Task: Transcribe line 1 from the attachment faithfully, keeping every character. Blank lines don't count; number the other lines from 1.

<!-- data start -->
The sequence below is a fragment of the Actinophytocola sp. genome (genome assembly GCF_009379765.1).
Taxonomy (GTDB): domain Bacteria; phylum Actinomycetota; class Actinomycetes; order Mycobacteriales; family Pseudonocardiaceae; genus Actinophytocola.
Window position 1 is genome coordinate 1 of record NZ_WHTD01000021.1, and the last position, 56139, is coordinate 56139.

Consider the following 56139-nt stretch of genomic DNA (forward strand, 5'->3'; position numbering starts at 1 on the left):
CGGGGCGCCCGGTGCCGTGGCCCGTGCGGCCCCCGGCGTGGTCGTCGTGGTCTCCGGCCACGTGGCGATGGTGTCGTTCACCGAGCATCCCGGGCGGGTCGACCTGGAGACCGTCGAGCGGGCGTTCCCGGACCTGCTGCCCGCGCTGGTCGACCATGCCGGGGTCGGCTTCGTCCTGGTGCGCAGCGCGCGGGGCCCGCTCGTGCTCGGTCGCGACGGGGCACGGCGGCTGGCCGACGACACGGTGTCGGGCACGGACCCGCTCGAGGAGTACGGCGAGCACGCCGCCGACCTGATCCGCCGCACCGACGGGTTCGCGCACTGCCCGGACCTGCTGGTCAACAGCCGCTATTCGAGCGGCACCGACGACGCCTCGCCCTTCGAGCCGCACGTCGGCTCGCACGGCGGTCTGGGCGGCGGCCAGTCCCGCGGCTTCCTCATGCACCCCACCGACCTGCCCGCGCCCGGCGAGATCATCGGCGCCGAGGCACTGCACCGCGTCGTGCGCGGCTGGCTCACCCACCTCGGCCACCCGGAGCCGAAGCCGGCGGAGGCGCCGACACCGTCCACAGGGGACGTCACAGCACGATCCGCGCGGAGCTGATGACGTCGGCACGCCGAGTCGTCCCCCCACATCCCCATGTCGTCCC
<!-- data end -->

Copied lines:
The sequence below is a fragment of the Actinophytocola sp. genome (genome assembly GCF_009379765.1).